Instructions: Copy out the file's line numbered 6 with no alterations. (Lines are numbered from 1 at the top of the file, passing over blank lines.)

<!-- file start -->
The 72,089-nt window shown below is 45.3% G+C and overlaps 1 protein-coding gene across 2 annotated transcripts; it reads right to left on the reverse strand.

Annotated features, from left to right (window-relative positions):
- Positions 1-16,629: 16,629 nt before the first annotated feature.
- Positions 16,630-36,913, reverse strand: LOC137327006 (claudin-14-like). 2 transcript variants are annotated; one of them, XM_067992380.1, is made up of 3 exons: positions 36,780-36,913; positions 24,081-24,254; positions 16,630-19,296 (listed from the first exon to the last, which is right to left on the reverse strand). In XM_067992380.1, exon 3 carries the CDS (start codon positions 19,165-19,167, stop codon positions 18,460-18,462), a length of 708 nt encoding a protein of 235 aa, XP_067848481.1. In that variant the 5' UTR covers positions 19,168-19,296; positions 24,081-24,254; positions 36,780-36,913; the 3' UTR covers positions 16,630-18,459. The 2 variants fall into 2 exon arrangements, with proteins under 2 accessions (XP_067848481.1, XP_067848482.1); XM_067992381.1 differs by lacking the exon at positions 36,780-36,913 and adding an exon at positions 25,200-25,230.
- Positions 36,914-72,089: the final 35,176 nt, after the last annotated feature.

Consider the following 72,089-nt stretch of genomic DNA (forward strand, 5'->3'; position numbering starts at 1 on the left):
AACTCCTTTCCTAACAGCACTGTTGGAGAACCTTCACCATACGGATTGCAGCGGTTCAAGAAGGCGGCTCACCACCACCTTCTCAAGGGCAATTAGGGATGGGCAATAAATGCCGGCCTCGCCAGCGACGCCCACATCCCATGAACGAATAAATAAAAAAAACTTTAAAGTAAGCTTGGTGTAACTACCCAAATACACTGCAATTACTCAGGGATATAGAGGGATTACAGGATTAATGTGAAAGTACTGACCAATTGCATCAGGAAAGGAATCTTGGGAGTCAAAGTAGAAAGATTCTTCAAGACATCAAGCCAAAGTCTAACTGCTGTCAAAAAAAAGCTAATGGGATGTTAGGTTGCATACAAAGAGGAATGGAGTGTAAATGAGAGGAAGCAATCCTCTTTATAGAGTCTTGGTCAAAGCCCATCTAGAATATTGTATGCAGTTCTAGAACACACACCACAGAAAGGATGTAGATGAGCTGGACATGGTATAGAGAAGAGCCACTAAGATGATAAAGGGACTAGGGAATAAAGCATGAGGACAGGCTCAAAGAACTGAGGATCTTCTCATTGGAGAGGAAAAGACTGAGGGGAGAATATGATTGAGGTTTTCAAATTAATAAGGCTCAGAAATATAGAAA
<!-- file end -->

Consider the following 72,089-nt stretch of genomic DNA (forward strand, 5'->3'; position numbering starts at 1 on the left):